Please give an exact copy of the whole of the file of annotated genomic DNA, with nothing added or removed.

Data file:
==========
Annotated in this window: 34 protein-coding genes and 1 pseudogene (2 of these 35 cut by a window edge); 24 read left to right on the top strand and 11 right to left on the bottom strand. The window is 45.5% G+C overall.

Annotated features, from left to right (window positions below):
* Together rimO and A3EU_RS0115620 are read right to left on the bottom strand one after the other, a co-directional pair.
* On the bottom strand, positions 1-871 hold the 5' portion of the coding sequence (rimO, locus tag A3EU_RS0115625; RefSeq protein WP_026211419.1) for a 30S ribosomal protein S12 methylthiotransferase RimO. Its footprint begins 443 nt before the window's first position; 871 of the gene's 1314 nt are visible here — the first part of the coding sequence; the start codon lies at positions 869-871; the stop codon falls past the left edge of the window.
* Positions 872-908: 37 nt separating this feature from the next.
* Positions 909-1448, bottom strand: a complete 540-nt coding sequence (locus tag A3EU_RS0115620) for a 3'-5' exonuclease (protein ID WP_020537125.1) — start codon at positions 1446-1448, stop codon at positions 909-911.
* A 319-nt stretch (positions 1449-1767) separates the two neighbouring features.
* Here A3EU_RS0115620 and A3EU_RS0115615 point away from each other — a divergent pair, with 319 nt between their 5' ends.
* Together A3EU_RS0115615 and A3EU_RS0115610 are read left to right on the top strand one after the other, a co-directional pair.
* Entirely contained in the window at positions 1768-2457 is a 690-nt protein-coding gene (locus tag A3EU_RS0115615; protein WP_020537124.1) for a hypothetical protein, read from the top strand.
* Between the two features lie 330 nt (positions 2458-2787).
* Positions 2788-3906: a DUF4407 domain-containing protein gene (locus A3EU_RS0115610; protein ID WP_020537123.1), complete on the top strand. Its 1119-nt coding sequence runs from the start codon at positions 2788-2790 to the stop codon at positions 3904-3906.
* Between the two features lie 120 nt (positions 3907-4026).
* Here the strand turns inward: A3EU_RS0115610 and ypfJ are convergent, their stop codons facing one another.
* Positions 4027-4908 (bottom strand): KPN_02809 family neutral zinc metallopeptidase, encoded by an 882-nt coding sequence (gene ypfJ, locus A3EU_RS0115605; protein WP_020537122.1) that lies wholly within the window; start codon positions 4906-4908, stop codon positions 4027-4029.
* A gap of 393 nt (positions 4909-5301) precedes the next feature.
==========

Annotated in this window: 34 protein-coding genes and 1 pseudogene (2 of these 35 cut by a window edge); 24 read left to right on the top strand and 11 right to left on the bottom strand. The window is 45.5% G+C overall.

Annotated features, from left to right (window positions below):
* Together rimO and A3EU_RS0115620 are read right to left on the bottom strand one after the other, a co-directional pair.
* On the bottom strand, positions 1-871 hold the 5' portion of the coding sequence (rimO, locus tag A3EU_RS0115625; RefSeq protein WP_026211419.1) for a 30S ribosomal protein S12 methylthiotransferase RimO. Its footprint begins 443 nt before the window's first position; 871 of the gene's 1314 nt are visible here — the first part of the coding sequence; the start codon lies at positions 869-871; the stop codon falls past the left edge of the window.
* Positions 872-908: 37 nt separating this feature from the next.
* Positions 909-1448, bottom strand: a complete 540-nt coding sequence (locus tag A3EU_RS0115620) for a 3'-5' exonuclease (protein ID WP_020537125.1) — start codon at positions 1446-1448, stop codon at positions 909-911.
* A 319-nt stretch (positions 1449-1767) separates the two neighbouring features.
* Here A3EU_RS0115620 and A3EU_RS0115615 point away from each other — a divergent pair, with 319 nt between their 5' ends.
* Together A3EU_RS0115615 and A3EU_RS0115610 are read left to right on the top strand one after the other, a co-directional pair.
* Entirely contained in the window at positions 1768-2457 is a 690-nt protein-coding gene (locus tag A3EU_RS0115615; protein WP_020537124.1) for a hypothetical protein, read from the top strand.
* Between the two features lie 330 nt (positions 2458-2787).
* Positions 2788-3906: a DUF4407 domain-containing protein gene (locus A3EU_RS0115610; protein ID WP_020537123.1), complete on the top strand. Its 1119-nt coding sequence runs from the start codon at positions 2788-2790 to the stop codon at positions 3904-3906.
* Between the two features lie 120 nt (positions 3907-4026).
* Here the strand turns inward: A3EU_RS0115610 and ypfJ are convergent, their stop codons facing one another.
* Positions 4027-4908 (bottom strand): KPN_02809 family neutral zinc metallopeptidase, encoded by an 882-nt coding sequence (gene ypfJ, locus A3EU_RS0115605; protein WP_020537122.1) that lies wholly within the window; start codon positions 4906-4908, stop codon positions 4027-4029.
* A gap of 393 nt (positions 4909-5301) precedes the next feature.